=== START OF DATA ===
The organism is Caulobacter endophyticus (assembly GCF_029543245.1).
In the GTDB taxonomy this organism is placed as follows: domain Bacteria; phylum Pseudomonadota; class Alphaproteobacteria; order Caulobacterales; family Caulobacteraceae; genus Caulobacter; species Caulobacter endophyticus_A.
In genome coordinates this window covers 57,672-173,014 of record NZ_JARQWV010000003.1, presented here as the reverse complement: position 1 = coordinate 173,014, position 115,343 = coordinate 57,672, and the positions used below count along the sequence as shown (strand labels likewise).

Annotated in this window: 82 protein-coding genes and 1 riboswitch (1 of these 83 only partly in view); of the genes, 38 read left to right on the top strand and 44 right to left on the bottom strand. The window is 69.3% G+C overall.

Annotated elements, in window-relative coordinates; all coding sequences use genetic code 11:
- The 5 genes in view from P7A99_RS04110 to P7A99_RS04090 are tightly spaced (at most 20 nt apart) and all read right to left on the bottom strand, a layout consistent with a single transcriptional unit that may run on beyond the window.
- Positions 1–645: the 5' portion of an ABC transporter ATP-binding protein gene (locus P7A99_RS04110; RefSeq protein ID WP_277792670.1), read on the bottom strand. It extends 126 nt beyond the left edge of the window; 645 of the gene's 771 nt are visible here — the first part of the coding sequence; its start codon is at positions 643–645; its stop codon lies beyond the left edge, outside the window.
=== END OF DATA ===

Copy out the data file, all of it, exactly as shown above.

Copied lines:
The organism is Caulobacter endophyticus (assembly GCF_029543245.1).
In the GTDB taxonomy this organism is placed as follows: domain Bacteria; phylum Pseudomonadota; class Alphaproteobacteria; order Caulobacterales; family Caulobacteraceae; genus Caulobacter; species Caulobacter endophyticus_A.
In genome coordinates this window covers 57,672-173,014 of record NZ_JARQWV010000003.1, presented here as the reverse complement: position 1 = coordinate 173,014, position 115,343 = coordinate 57,672, and the positions used below count along the sequence as shown (strand labels likewise).

Annotated in this window: 82 protein-coding genes and 1 riboswitch (1 of these 83 only partly in view); of the genes, 38 read left to right on the top strand and 44 right to left on the bottom strand. The window is 69.3% G+C overall.

Annotated elements, in window-relative coordinates; all coding sequences use genetic code 11:
- The 5 genes in view from P7A99_RS04110 to P7A99_RS04090 are tightly spaced (at most 20 nt apart) and all read right to left on the bottom strand, a layout consistent with a single transcriptional unit that may run on beyond the window.
- Positions 1–645: the 5' portion of an ABC transporter ATP-binding protein gene (locus P7A99_RS04110; RefSeq protein ID WP_277792670.1), read on the bottom strand. It extends 126 nt beyond the left edge of the window; 645 of the gene's 771 nt are visible here — the first part of the coding sequence; its start codon is at positions 643–645; its stop codon lies beyond the left edge, outside the window.